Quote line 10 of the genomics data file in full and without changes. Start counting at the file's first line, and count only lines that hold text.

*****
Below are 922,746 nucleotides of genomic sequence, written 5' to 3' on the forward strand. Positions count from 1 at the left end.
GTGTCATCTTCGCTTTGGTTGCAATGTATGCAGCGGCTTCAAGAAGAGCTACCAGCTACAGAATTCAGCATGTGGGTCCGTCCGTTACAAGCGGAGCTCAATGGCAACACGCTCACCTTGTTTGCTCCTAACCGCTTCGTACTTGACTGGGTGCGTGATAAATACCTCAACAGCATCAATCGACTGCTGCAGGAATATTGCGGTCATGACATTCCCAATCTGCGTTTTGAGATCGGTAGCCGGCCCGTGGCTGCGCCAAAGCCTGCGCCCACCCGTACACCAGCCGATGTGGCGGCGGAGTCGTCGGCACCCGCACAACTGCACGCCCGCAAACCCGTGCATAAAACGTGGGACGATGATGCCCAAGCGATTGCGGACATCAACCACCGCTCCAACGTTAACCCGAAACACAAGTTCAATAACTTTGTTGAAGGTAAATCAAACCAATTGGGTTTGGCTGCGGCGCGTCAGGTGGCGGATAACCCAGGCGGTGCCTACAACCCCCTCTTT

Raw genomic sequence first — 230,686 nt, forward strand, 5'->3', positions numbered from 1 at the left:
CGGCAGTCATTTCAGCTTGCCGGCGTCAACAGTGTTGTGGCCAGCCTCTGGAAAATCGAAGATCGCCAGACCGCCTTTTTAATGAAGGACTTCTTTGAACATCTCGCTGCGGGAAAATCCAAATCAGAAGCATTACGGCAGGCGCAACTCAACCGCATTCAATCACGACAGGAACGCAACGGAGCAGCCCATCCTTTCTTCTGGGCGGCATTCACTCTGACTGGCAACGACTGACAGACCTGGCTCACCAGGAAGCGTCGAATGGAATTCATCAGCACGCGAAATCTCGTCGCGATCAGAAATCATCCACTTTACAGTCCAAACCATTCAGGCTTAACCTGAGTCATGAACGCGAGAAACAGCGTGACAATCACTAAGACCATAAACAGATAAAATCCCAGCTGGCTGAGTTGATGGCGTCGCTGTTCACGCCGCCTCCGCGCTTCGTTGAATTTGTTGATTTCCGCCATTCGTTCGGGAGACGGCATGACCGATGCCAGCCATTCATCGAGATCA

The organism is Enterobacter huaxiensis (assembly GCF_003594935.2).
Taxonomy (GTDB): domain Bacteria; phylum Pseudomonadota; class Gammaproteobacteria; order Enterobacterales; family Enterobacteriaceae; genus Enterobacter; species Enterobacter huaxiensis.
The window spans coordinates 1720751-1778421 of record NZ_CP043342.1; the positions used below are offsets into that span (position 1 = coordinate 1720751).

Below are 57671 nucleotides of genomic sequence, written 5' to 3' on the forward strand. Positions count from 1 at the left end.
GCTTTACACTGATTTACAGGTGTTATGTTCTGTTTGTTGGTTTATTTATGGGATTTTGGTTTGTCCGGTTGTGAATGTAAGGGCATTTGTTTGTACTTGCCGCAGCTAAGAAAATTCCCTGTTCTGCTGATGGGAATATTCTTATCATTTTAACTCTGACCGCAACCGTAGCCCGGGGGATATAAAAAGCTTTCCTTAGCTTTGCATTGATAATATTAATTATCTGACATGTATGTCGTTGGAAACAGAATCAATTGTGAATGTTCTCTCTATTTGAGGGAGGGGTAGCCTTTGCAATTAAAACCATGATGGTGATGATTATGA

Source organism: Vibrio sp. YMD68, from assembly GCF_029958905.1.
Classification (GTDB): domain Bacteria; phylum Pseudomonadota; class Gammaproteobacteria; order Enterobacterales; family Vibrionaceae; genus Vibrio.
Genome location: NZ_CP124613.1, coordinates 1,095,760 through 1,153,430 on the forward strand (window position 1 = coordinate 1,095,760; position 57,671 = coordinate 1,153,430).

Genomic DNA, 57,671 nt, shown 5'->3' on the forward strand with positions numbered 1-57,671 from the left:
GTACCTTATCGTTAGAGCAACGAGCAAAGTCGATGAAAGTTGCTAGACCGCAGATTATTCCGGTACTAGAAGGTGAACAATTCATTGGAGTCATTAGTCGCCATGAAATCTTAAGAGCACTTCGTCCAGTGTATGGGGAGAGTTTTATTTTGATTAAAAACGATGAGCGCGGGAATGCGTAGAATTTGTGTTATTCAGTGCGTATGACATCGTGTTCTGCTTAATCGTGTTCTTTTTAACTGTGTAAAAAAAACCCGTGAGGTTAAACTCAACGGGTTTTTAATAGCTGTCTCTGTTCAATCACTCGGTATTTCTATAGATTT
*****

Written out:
Source organism: Vibrio sp. YMD68, from assembly GCF_029958905.1.